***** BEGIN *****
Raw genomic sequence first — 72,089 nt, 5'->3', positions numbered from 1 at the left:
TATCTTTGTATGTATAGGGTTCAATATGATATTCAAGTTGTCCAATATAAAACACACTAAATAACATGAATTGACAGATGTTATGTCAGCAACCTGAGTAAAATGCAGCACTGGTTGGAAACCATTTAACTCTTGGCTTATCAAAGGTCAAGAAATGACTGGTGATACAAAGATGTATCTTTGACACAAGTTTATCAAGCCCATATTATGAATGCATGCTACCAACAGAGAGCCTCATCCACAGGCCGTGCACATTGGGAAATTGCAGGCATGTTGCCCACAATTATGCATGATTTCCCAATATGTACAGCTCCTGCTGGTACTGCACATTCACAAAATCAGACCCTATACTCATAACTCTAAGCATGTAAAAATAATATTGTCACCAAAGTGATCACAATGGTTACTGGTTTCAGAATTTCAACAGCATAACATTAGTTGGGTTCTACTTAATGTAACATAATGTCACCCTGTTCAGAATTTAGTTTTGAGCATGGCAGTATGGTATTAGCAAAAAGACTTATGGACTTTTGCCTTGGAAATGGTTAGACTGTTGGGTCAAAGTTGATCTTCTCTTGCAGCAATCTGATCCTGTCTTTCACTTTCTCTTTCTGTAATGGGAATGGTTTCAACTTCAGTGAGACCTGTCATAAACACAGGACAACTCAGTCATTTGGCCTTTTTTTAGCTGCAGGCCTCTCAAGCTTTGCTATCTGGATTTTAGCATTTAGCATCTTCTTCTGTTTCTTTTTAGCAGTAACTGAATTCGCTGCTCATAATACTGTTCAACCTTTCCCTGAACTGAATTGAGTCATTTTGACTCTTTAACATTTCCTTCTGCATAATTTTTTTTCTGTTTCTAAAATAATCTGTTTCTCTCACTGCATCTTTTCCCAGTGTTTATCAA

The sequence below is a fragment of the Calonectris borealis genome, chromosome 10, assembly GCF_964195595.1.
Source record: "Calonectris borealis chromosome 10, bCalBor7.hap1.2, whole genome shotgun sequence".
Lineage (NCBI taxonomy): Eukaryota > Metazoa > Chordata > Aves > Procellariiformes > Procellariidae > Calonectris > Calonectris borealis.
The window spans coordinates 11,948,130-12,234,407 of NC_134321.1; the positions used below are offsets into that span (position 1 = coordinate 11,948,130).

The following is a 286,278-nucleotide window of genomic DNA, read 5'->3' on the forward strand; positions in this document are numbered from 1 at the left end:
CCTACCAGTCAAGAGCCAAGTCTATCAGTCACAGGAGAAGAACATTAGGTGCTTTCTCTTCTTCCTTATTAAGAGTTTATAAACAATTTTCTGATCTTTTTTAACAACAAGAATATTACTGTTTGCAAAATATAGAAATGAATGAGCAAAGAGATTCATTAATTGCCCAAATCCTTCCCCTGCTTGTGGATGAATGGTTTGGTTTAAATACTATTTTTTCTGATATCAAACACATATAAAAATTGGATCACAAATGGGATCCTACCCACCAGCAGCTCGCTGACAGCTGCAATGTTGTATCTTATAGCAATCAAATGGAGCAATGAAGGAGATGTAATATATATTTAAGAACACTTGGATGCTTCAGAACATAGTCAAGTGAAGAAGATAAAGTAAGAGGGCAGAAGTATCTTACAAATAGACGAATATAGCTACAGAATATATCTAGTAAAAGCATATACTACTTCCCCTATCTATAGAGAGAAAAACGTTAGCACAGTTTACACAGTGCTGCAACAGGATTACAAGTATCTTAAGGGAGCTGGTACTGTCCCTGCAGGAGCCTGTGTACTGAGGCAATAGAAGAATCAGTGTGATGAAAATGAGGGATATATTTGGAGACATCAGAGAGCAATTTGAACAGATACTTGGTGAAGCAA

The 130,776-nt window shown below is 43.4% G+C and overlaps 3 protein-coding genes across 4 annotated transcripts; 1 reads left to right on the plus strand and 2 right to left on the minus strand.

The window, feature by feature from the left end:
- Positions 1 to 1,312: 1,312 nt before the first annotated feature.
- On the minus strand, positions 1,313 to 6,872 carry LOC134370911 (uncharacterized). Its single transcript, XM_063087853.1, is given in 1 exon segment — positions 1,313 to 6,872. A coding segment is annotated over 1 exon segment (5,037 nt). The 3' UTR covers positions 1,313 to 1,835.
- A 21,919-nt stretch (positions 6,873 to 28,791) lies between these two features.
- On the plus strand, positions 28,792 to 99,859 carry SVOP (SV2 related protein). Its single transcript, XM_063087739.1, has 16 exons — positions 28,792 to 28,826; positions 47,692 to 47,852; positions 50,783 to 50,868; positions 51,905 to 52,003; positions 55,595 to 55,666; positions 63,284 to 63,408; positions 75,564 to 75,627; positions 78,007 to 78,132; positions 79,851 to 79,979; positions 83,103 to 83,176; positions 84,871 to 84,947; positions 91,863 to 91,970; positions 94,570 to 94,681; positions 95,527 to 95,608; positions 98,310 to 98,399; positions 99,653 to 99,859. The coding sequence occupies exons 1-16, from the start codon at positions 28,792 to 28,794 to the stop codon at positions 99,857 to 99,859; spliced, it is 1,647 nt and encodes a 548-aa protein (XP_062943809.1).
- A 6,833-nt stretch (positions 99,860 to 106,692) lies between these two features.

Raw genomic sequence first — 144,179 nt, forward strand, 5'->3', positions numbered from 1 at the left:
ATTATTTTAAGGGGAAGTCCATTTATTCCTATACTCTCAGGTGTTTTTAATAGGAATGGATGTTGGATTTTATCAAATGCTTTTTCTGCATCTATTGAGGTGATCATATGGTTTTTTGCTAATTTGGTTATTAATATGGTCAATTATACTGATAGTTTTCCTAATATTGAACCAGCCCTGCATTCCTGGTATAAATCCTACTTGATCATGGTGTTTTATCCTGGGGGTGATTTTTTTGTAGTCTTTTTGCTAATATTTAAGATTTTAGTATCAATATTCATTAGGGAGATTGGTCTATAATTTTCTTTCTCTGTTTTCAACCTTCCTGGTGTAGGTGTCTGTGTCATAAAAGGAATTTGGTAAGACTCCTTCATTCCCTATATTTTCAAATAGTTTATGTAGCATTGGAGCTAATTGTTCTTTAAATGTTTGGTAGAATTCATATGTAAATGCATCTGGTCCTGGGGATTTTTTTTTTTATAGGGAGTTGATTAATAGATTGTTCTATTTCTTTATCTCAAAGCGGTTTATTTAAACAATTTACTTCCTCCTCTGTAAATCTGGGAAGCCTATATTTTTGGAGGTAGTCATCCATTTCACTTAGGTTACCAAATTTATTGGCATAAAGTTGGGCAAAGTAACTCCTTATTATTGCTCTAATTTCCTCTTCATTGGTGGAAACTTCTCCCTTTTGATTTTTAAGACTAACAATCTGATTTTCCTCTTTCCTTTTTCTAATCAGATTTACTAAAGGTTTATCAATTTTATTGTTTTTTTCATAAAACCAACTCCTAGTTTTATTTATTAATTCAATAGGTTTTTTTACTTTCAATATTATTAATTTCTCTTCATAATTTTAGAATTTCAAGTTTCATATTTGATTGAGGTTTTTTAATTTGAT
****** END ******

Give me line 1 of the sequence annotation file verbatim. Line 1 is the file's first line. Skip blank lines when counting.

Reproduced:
Raw genomic sequence first — 72,089 nt, 5'->3', positions numbered from 1 at the left: